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Pearl Harbor 70 Years Later

Today is the 70th anniversary of the Japanese attack on Pearl Harbor that started World War II.  At 7:55 am on that Sunday morning 183 Japanese aircraft appeared over the coral waters of the US Naval Base, our largest military facility in the Pacific.  Six US battleships were sitting ducks in their berth, the so-called Battleship Row adjacent to Ford Island.  Three were sunk, along with another battleship, moored nearby, and one more was heavily damaged.


Overall the losses in the attack were staggering:  eighteen ships sunk or heavily damaged, 347 planes destroyed or damaged and 2,403 Americans killed.  It truly was as President Franklin Roosevelt told the nation “a day that will live in infamy”.


It has been said of the United States that it sometimes takes a catastrophic event to bring the nation together.  Pearl Harbor galvanized us as no other event in American history.  This was not lost on Japanese Admiral Isoroku Yamamoto, the leader of the attack, who told his subordinates:  “I fear all we have done is to awaken a sleeping giant and fill him with terrible resolve”.


And so it was.  It took four years of fighting but the war was truly won with the extraordinary growth and power of America’s industrial might. The war was won by a generation labeled by Tom Brokaw as America’s Greatest.  They returned from the war to spur an unprecedented era of growth and prosperity in America.  American society was transformed in the period between 1946 and 1960.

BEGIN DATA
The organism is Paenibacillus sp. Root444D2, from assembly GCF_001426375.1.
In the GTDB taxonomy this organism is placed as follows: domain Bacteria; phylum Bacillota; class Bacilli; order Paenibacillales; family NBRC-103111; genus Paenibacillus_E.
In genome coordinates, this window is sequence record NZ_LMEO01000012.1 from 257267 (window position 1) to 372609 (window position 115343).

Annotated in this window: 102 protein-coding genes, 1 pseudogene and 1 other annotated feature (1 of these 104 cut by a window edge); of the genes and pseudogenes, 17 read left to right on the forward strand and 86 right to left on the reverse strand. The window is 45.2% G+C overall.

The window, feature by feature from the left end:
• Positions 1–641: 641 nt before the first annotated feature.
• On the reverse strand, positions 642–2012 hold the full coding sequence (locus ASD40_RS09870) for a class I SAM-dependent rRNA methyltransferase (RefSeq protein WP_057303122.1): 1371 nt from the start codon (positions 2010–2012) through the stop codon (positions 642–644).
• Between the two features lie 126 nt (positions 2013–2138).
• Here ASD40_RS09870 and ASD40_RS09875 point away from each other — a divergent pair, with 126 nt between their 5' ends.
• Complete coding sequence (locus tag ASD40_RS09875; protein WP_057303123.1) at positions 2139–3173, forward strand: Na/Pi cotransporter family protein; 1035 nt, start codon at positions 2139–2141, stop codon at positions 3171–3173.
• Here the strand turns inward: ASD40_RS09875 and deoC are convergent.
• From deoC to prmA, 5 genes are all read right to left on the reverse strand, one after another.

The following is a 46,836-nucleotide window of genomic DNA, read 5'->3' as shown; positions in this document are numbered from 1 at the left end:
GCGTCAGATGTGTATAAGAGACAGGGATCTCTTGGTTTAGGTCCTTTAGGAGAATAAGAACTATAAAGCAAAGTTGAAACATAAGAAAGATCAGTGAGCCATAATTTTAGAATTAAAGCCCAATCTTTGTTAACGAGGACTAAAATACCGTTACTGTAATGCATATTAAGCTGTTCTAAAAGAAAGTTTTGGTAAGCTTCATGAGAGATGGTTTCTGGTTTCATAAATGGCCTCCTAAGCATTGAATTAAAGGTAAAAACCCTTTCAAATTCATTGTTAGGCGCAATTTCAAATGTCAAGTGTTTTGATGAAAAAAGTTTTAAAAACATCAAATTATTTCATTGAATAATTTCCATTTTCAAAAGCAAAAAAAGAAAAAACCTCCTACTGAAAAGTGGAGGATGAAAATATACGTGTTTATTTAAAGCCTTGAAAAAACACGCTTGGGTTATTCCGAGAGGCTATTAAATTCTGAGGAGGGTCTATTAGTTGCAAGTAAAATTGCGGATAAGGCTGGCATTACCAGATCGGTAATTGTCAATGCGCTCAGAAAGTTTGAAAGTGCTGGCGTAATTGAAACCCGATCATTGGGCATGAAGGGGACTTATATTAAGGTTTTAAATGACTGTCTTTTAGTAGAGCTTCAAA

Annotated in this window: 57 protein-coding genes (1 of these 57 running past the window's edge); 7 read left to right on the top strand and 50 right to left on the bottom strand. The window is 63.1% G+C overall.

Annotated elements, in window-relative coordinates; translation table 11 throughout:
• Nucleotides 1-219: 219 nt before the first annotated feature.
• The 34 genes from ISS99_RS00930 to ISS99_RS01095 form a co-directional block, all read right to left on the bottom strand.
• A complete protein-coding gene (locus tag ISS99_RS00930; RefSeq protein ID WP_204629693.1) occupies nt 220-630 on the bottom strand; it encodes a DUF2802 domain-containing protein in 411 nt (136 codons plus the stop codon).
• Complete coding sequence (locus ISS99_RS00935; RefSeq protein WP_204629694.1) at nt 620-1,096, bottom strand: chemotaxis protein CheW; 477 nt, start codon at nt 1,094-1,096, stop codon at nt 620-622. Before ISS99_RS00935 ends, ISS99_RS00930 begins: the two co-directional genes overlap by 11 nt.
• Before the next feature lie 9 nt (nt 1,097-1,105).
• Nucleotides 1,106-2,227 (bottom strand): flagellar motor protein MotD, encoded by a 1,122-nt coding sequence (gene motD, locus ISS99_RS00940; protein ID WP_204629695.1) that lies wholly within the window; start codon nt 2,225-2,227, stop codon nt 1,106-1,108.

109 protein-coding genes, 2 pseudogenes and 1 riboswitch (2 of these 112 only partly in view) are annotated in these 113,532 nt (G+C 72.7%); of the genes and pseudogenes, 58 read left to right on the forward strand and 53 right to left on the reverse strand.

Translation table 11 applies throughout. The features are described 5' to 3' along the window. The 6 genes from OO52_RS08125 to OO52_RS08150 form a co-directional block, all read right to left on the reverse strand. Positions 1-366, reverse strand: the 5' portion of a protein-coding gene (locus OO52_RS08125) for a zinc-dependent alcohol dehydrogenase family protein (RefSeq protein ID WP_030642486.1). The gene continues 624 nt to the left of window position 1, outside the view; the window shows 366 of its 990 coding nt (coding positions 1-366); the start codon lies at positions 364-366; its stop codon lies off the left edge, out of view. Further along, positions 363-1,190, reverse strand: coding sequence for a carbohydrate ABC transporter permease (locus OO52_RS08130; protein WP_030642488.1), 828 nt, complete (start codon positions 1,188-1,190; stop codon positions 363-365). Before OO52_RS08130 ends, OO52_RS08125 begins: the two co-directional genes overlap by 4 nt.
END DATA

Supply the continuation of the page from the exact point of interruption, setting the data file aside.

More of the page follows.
Many of the returning veterans took advantage of the GI Bill to go to college.  The GI Bill was one of the most important pieces of legislation in the post-war era.  It transformed America from a country, like Europe, where only the elite went to college, to a country where higher education became accessible to many working class young men.


Sadly, the generation of Americans who served at Pearl Harbor and in the Second War is fast leaving the stage.  Those who were 18 in December of 1941 are now 88.  Those still with us are a hardy group.  I was reminded of that earlier this fall when the Portland Symphony Orchestra welcomed the US Naval Academy Men’s Glee Club to Portland for two concerts.


At both concerts World War II veterans were given special recognition.  I was surprised to see more than a dozen in each concert stand to receive the tribute from Music Director Robert Moody.  One who stood was none other than George H.W. Bush, 41st President of the United States and also the youngest Naval Aviator to serve in World War II.  It was a special moment.


So today let us reflect on a historic day in American history.  The attack on Pearl Harbor was a call to arms for America – a call the Greatest Generation took up with a resolve for which their Nation is eternally grateful.